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time of day to greater than one second accuracy

    Date: Sun, 25 Mar 90 20:51:06 PST
    From: lakin@csli.Stanford.EDU (Fred Lakin)

    For a reaction-time experiment, i need to record time of day down to
    hundredth-seconds. What I need is not merely elapsed hundredth-seconds
    during the experiment, but a hundredth-second accuracy version of
    (lisp:get-decoded-time). It would return values like:

       48.88 53 18 25 3 1990
	 ;s  m  h  d  m  y

I needed something like this at one point about a year ago, and
this is a precis of what I did:

(defstruct (trace-table (:conc-name tt-) ...)
  internal-initialization-time			;For calibration

(defun-in-flavor (make-trace-table trace-table-mixin) ()
  (let ((new-tt ...))
    (setf ... 
	  (tt-universal-initialization-time new-tt) (get-universal-time)
	  (tt-internal-initialization-time new-tt) (get-internal-real-time)

So much so good.  Now, without loss of generality, you can just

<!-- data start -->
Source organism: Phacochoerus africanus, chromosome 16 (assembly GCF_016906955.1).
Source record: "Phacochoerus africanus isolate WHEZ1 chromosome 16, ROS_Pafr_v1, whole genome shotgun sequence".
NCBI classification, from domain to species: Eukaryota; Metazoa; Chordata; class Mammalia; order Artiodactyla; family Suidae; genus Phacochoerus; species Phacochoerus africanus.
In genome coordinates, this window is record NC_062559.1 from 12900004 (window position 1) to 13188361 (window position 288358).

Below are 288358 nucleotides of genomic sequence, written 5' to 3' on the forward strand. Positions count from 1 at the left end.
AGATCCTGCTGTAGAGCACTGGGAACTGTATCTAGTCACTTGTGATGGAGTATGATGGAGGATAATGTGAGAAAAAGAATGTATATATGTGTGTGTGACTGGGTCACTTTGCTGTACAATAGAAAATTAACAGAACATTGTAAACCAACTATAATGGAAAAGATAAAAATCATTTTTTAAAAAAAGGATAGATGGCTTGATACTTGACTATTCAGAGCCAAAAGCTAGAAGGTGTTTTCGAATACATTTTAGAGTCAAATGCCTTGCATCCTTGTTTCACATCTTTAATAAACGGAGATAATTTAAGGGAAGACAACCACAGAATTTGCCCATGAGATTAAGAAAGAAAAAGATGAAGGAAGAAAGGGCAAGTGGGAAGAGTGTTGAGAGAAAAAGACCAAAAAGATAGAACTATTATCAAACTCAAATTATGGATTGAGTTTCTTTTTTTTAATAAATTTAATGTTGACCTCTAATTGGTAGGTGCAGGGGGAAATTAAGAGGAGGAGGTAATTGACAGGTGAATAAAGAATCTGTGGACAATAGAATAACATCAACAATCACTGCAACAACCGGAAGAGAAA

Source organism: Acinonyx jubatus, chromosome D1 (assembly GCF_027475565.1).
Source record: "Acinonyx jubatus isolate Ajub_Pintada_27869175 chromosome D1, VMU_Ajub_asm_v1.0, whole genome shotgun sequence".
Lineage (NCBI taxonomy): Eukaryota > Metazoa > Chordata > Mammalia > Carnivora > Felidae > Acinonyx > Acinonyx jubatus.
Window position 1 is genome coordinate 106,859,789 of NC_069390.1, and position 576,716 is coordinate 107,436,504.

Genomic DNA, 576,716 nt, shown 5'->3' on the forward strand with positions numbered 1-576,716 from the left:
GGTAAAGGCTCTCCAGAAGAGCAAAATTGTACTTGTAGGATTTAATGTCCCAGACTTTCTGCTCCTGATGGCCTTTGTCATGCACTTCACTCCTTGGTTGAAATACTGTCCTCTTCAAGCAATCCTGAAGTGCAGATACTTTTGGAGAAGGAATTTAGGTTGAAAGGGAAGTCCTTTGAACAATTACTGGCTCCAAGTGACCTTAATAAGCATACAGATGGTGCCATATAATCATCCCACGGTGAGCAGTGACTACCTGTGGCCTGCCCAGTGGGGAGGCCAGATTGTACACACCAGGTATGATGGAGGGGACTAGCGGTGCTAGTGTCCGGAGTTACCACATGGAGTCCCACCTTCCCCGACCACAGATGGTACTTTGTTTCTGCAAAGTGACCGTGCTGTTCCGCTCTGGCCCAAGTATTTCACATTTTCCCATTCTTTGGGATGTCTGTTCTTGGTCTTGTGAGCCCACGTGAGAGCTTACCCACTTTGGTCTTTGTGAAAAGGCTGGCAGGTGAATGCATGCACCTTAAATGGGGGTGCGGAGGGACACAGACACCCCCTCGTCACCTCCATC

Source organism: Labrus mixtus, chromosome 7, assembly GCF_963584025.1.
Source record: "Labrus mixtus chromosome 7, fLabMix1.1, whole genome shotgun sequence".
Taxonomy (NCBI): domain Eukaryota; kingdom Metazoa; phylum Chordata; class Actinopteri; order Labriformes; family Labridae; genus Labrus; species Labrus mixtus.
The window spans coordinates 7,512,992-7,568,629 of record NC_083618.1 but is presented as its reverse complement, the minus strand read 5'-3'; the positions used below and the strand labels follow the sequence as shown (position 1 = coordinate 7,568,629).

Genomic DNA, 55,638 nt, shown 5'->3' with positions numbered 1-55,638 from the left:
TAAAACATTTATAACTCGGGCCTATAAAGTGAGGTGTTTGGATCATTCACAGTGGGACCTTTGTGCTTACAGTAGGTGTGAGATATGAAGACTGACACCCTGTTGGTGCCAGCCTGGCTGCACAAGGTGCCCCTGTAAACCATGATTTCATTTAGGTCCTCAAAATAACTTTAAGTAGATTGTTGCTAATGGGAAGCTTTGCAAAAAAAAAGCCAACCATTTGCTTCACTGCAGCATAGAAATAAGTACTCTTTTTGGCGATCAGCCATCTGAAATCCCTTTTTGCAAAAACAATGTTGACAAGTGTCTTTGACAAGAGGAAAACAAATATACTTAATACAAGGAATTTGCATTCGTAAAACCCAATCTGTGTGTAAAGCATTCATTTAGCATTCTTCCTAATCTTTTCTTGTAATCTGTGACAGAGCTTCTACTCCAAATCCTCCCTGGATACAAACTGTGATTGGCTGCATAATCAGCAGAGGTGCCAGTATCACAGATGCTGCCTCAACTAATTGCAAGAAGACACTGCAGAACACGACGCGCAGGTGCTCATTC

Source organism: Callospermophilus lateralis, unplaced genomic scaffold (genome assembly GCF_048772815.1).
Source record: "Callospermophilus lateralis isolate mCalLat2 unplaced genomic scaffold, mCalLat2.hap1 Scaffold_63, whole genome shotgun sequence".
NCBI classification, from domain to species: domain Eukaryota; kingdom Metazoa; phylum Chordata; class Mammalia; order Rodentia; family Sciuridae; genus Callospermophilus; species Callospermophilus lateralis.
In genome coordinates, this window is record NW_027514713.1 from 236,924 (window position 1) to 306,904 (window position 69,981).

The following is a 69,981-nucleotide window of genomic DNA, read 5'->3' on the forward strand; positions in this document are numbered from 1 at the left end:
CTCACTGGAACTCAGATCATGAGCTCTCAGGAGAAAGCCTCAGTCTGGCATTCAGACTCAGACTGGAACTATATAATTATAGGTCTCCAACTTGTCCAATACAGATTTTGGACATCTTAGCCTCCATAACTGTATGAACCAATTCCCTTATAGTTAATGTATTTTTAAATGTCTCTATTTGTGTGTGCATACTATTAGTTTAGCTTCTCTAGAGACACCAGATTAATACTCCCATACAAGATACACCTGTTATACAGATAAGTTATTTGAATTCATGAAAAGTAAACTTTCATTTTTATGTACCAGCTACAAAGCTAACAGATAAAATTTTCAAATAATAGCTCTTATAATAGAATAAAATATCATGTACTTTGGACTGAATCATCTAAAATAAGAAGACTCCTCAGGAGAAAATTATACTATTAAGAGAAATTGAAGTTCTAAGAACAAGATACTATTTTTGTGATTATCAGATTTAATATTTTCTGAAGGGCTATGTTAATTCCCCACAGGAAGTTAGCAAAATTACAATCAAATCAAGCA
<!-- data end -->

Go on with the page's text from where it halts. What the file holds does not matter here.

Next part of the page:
assume that your first reading is exactly at ss.00, and subtract
your INTERNAL-INITIALIZATION-TIME from every internal time you
write down, divide the result by INTERNAL-TIME-UNITS-PER-SECOND,
and add the UNIVERSAL-INITIALIZATION-TIME to the result:

  (multiple-value-bind (seconds fraction)
      (floor (- (te-time trace-entry) (tt-internal-initialization-time tt))
    (multiple-value-bind (sec min hr day month year)
	(decode-universal-time (+ seconds (tt-universal-initialization-time tt)))
      (values (+ sec (/ fraction internal-time-units-per-second))
	      min hr day month year)))

Of course, for efficiency you may choose not to call DECODE-UNIVERSAL-TIME
each time through the loop.

[Warning: non-portable efficiency hack follows:]

I found that calling GET-INTERNAL-REAL-TIME was costing too much
for my needs, and wrote a version which did what I needed and
cost 20 microseconds less per call:

  (defmacro-in-flavor (get-internal-real-time trace-table-mixin) () 
    '(lsh (sys:%microsecond-clock) -10))

[I was writing only 21 or so bits of time data into my trace
entries, so it didn't matter that this only gives 22 bits of
accuracy on the 36xx family.]